Editorial | School or education?

February 21st, 2013

This article is more than 10 years old.

Grant reform should encourage students not to dawdle, but it shouldn’t punish those using time to get a real-world education

Ask any job applicant in this country – particularly those who have just arrived here from abroad – and they’ll tell you that it isn’t just what you know, but who you know that lands you a job. 

While that axiom applies in just about any society, in this country it approaches the level of HR dogma. And for students at universities, vocational schools and other post-secondary schools, meeting professionals in their field is done, by and large, through study-related jobs and internships. 

For the fortunate few, these jobs and internships are paid, but for the vast majority, they are a part of the time-honoured tradition of offering free-labour in exchange for gaining valuable experience. Up to now, students have been able to continue to collect SU benefits when putting studies off in order to do unpaid work. 

That would change under the proposed reform. For those who have completed their studies and hold a job, or who managed to complete their studies abroad without a luxuriant state handout, the government’s proposed reform of the SU system is common sense. Young Danes take a long time to finish their studies, and encouraging them along would, the logic goes, make them available to work and pay taxes sooner.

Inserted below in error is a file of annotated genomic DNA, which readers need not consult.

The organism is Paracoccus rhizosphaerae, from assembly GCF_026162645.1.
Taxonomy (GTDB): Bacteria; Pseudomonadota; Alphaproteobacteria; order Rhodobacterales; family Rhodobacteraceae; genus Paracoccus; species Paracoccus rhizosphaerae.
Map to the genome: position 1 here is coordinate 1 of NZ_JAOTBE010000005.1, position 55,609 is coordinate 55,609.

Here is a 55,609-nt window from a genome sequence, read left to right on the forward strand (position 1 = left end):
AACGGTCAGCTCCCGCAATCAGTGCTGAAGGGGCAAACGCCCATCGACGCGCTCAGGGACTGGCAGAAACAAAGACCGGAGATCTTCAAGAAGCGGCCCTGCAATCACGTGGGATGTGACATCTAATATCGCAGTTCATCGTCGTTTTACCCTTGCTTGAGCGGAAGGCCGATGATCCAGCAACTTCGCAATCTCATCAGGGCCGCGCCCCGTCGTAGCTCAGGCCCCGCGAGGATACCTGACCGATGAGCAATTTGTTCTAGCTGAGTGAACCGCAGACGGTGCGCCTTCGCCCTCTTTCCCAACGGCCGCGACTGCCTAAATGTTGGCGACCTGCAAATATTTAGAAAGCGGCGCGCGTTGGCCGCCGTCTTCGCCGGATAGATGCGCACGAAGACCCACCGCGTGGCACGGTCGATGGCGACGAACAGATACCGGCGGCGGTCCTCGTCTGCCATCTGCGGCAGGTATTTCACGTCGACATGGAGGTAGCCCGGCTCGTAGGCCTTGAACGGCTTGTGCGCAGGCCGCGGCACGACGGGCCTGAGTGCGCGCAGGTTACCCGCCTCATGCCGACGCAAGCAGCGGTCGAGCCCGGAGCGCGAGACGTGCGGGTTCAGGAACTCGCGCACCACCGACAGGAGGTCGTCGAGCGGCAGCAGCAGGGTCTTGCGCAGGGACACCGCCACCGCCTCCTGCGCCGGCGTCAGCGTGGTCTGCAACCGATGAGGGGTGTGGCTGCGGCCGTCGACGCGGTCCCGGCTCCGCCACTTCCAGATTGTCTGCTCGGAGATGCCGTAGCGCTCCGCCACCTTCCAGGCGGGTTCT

But seen from the student’s perspective, the prospect of starting a career without practical experience (the same practical experience that the higher education minister himself gained during the four-year gap in his own studies) must be worrying, given a society that emphasises on-the-job experience. Making matters worse is that today’s graduates will compete for jobs against applicants with decades of experience who find themselves unemployed – the victims of the poor economy. 

Employers, too, ought be in favour of giving students time to combine the newest theoretical learning with the practicalities of daily operations, both because it brings a fresh perspective to their business, but also because it results in better applicants.

As with any good university question, the solution is neither black nor white. Even with its merits, the reform is incomplete without a clause that would allow students to receive a form of internship payment from the state, equal to their SU rate, should they engage in legitimate activities that make them more attractive to employers upon graduation. 

The benefit, to a degree, defeats the purpose of the form, but in the grand scheme of things, paying a student benefit to someone seeking to improve their employability while they study is cheaper than paying them full unemployment benefits after they graduate without ever having learned anything about the way the real world works.


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